Media Mining Digest 137 – 27 June 2014: Alzheimer’s History, Arab Spring Women, Assaults on the Blind, Bank Behavior, California Education, Child Immigrant Dispositions, Citris Tree Parasite, Dental Care, Diabetes, Eavesdrop Project, Elder Advice, Everest, Gay American, Global Family Reunion, High Heel Shoes, Highway Funding, Inequality, Iraq Revolution, Kenya Violence, Leadership Defined, Local Internet Choice, Placebo Value, Pneumonia, Prosthetic Sockets, Resilience Project, Robot Trends, Self Regulation Sickle Cell Trait, Smells, Smithsonian Pilot’s Day, Sting, Teacher Tenure, Vertical Farming, Yeardle and the Ogallala Road

The following audio files come from a larger group of 260 for this week. Double or ctrl-click individual highlighted links, below, to get single podcasts. A zip file of all 37 podcasts converted to 1.5x speed will download here for four months. Older groups of podcasts are discussed at the end of this episode.

Alzheimer’s Defined 9 mins – “This week marked the 150th birthday of Alois Alzheimer – the man who first described the disease he gave his name to over 100 years ago in 1906. The condition is one of a number of disorders that we collectively call dementia. These are progressive diseases that gradually rob sufferers of their mental faculties. They also become more common as we age. In countries like the UK, 1 in 6 people over the age of 80 are affected to some degree. But it also has a very profound effect on the people who care for victims of Alzheimer’s….” At the link right-click “Download as MP3…” and select “Save Link As” from the pop-up menu. This is part of the show, “Untangling Alzheimers’ Disease.”

Arab Spring Women 27 mins – “Mona Eltahawey visits her home country of Egypt where women, who stood side-by-side with men during the protests, now fear to walk the streets without being assaulted. Mona hears from the women who are taking matters into their own hands, standing up to sexual harassers and saying ‘enough is enough’. ” At the link find the title, “DocArchive: The Women of the Arab Spring: Part Two,” right-click “Media files docarchive 20140617-0332a.mp3” and select  “Save Link As.” Also look at the web site, “Girl Rising.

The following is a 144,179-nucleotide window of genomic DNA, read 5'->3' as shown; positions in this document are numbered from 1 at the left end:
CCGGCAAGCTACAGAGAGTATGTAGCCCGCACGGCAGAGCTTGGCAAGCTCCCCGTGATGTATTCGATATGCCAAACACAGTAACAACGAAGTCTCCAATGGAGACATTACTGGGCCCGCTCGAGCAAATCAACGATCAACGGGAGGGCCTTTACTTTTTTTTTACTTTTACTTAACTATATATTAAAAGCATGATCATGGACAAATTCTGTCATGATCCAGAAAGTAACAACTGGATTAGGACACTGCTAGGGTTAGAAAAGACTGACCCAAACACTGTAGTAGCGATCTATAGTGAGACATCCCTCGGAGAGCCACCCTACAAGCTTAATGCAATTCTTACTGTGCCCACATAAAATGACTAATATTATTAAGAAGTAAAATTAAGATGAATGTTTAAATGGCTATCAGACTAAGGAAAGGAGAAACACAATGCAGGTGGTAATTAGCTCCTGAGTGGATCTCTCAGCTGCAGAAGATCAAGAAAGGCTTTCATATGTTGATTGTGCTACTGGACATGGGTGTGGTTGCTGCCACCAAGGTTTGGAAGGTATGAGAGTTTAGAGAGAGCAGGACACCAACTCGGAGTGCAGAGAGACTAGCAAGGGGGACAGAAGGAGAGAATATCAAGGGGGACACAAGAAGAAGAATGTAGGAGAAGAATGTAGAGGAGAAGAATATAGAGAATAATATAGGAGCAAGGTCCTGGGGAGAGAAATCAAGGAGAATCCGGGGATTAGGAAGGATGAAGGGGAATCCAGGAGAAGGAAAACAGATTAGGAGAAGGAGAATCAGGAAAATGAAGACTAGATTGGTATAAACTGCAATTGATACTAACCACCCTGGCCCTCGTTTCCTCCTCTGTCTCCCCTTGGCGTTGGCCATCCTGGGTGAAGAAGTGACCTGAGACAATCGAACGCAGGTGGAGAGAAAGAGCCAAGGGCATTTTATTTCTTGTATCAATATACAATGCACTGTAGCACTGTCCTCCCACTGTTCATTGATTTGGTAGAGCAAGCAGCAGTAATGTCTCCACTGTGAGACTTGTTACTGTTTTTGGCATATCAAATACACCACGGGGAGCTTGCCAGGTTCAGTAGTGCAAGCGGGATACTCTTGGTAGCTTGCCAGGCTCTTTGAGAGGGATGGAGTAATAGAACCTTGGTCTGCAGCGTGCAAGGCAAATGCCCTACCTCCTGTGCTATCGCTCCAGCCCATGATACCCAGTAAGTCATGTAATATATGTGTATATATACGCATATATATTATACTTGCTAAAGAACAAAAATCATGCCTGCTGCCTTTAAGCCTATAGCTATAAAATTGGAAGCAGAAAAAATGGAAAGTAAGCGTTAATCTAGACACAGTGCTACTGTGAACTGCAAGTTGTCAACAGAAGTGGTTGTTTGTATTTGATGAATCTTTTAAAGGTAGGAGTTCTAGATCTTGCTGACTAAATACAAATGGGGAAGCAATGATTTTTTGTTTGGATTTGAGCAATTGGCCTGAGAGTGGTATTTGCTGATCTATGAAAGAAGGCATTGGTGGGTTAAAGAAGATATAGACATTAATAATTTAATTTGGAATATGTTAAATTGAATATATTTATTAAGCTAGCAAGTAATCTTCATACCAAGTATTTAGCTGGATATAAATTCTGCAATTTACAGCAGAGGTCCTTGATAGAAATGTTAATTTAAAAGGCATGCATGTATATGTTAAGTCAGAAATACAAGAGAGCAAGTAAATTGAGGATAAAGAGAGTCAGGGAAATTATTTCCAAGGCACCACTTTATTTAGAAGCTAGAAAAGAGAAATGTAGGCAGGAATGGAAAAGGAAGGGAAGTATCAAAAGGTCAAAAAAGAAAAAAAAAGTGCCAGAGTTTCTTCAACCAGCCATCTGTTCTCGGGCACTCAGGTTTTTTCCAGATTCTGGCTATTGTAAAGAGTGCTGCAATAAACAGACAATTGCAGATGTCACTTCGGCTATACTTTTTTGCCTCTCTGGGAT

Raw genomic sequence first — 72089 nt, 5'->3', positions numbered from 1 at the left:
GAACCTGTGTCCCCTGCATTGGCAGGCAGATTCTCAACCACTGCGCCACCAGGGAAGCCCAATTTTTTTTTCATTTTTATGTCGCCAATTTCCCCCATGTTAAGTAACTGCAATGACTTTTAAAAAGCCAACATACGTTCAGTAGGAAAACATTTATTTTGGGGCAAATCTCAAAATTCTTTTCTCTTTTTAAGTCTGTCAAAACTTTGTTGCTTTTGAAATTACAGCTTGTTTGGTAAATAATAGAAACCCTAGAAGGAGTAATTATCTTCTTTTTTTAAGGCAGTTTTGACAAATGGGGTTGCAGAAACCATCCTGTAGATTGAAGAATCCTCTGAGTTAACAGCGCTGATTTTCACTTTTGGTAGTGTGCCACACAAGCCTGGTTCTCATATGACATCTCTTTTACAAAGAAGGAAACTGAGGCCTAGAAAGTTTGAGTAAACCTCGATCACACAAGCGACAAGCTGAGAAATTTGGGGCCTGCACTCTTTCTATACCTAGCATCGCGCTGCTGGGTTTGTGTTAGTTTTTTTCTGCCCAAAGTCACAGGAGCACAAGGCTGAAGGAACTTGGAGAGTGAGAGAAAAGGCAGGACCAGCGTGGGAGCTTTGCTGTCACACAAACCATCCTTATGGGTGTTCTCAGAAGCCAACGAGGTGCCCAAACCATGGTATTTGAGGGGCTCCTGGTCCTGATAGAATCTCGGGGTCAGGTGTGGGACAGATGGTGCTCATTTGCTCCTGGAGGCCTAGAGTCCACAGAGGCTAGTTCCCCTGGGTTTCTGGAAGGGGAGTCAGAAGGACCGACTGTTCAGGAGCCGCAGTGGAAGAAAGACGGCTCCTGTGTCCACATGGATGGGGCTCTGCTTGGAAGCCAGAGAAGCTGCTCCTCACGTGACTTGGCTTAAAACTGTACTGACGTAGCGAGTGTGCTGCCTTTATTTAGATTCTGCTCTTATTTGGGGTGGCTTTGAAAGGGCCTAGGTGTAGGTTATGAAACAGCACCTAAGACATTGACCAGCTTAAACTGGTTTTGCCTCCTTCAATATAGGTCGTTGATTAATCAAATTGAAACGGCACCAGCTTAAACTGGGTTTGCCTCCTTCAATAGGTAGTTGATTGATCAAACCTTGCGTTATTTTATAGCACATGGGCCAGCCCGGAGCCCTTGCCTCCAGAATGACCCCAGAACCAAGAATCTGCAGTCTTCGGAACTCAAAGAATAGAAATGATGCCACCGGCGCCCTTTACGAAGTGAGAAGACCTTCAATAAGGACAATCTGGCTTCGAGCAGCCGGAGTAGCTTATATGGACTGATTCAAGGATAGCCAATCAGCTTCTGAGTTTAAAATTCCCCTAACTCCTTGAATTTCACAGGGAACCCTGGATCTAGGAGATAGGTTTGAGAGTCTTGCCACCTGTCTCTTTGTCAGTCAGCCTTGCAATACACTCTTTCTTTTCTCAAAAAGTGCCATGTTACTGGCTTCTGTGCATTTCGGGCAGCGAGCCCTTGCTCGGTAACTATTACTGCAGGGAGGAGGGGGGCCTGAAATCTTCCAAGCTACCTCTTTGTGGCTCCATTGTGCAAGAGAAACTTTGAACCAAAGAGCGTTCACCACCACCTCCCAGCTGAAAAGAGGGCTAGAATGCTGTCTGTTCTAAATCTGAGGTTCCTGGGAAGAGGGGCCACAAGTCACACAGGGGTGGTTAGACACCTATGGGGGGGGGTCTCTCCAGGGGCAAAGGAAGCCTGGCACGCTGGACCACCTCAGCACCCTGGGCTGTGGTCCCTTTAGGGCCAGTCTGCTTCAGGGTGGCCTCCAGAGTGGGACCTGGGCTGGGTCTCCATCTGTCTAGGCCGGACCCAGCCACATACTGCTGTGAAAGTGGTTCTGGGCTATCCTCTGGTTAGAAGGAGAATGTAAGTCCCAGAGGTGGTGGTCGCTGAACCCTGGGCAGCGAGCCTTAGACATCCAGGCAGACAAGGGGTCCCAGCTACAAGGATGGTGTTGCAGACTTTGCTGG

Assaults on the Blind 20 mins – “Siobhan Meade fights back against hate crime with her own Respect campaign and The Amber Trust celebrates almost 20 years of funding visually-impaired musicians, including Anna Foo.” At the link find the title, “Campaigning against hate crime; The Amber Trust,” for the next couple weeks, right-click (there or here) “Download 9MB” and select “Save Link As” from the pop-up menu.

Bank Behavior 12 mins – “One of the biggest banks in the world, BNP Paribas, is about to be punished. The financial cops are in the middle of deciding what they are going to do. They’re trying to figure out how to punish a bank in a way that actually makes it change. There are some standard ways to punish a bad bank. Fines are the first thing every regulator and judge tries. There’s also getting the bank to admit guilt. Now they might try something never done before. Today on the show: how to punish a bank.” At the link right-click “Listen” and select “Save Link As” from the pop-up menu.

California Education 79 mins – “This Migration Policy Institute (MPI) webinar explores the findings of the new report, Critical Choices in Post-Recession California: Investing in the Educational and Career Success of Immigrant Youth. The authors of the report, MPI Director Margie McHugh, CEO and Director of Studies Michael Fix, and Policy Analyst Sarah Hooker discuss the implications of California’s public education system reforms for the state’s 3.3 million first- and second-generation immigrant young adults and their families. By virtue of sheer demographics, the outcomes of these youth—who include more than one-third of the country’s English Language Learner (ELL) students—will drive the success of national high school and college completion efforts and shape the record of the country’s success or failure in integrating today’s immigrants into the mainstream of society.” At the link click “Download,” then right-click the next “Download” and select “Save Link As” from the pop-up menu.